Also, if you get a puppy, you will need to spend time taking your dog out to socialize and get it exposed to crowds, different people, noises, other dogs, etc. I know you wanted a guard dog, so socialization prevents a dog from growing up and protecting you from EVERYONE vs being able to differentiate between a nice stranger and someone who could harm you.

Mastiff breeds (like the Great Dane, English mastiff, bullmastiff) are generally lower energy, and may more readily fit into your schedule. Many people are intimidated by them on their size alone. But you don't want a dog that drools, so hmmm...

If you are away for 9+ hrs a day, you should find someone who can take the dog out during the day. Otherwise, see if there is a dog daycare in your area.
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Old 05-26-2016, 01:36 AM
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PS. I like the trainers that you have been reserarching on. Awesome that you are doing the research beforehand. Other good trainers to check out are Dr. Sophia Yin and Michael Ellis. Michael Ellis has some great videos on youtube.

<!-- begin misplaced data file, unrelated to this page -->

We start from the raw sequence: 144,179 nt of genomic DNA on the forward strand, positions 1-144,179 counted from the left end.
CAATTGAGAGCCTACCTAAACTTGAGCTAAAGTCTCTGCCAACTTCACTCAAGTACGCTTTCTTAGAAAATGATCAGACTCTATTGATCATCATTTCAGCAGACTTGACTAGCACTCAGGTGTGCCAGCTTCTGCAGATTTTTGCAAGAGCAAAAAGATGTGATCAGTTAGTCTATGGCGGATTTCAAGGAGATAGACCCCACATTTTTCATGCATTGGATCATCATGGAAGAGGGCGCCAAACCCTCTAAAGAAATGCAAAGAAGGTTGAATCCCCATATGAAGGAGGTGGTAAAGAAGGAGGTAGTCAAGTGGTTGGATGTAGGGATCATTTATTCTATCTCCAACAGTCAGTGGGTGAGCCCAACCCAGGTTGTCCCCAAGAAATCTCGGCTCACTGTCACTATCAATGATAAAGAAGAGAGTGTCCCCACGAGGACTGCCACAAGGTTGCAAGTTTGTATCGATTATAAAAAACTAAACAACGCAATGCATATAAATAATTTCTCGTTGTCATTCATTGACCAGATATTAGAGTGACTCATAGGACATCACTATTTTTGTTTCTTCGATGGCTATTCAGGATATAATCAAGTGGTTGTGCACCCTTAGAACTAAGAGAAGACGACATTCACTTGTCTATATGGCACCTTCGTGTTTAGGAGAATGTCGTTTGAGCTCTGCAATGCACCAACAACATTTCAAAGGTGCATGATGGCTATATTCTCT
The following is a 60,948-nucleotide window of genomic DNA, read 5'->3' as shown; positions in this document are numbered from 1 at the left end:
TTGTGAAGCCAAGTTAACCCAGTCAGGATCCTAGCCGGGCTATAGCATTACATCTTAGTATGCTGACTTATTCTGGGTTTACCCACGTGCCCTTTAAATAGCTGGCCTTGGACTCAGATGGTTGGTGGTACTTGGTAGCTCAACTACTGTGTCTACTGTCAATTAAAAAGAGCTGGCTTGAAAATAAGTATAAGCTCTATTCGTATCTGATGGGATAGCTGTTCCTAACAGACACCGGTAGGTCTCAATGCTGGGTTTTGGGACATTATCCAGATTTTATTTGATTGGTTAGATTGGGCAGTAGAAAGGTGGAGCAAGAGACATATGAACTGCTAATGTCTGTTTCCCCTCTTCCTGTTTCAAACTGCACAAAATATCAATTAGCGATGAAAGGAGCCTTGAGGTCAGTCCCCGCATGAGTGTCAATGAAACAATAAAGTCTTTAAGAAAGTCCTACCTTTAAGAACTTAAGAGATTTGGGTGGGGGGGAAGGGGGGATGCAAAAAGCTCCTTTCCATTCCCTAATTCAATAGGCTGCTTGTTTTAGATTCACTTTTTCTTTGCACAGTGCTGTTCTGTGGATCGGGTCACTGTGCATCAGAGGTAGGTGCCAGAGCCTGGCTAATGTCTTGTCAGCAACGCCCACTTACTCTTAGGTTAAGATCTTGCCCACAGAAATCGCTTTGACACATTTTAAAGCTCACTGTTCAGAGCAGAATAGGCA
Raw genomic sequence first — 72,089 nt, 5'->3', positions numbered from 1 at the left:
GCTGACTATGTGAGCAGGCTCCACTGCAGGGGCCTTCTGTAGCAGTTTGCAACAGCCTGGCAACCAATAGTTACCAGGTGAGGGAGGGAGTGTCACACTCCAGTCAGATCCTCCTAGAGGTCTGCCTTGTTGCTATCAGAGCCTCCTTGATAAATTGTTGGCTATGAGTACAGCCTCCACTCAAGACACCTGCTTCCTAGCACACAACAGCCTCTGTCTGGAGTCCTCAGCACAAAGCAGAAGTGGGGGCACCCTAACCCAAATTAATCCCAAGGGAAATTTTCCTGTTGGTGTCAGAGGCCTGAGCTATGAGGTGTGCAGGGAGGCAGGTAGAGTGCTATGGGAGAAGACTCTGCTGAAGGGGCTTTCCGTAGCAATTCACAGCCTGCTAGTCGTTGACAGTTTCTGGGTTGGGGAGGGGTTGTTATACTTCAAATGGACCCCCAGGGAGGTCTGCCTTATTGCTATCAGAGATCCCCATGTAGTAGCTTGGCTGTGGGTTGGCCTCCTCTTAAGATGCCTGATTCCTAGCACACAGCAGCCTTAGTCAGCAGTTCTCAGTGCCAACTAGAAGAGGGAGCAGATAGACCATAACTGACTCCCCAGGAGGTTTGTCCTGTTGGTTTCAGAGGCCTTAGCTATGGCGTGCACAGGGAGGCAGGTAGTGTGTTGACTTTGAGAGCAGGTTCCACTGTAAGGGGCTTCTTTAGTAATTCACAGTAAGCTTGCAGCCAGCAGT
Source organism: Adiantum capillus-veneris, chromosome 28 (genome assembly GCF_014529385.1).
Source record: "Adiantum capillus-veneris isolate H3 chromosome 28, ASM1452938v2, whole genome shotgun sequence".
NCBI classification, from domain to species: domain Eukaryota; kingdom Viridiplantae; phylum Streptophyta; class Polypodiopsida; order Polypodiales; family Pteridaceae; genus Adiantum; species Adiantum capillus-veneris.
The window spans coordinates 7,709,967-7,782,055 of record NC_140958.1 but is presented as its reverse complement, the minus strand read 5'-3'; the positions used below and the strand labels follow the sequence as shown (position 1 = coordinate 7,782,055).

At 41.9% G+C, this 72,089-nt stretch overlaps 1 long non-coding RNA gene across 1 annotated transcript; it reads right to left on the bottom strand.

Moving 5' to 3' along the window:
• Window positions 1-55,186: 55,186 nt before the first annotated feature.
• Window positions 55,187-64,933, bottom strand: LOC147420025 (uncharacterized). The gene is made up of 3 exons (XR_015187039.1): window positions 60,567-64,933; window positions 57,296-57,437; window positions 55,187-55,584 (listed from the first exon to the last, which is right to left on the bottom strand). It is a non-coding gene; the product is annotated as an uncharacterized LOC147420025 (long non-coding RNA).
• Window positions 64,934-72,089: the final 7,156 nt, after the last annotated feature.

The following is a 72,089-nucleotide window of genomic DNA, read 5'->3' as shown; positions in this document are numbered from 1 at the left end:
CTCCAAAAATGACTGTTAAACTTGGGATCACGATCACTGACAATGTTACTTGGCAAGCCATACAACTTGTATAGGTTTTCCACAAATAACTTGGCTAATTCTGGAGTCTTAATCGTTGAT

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Old 05-26-2016, 05:44 PM
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I don't think being alone for 9-10 during the day and then another 6-8 hours when the owner is asleep are good conditions for any dog, but especially working breeds that are extremely handler-centric, like the Dobi or the Schäfi.
Dobis are pretty sensitive dogs, they need a reliable, gentle and present owner/handler.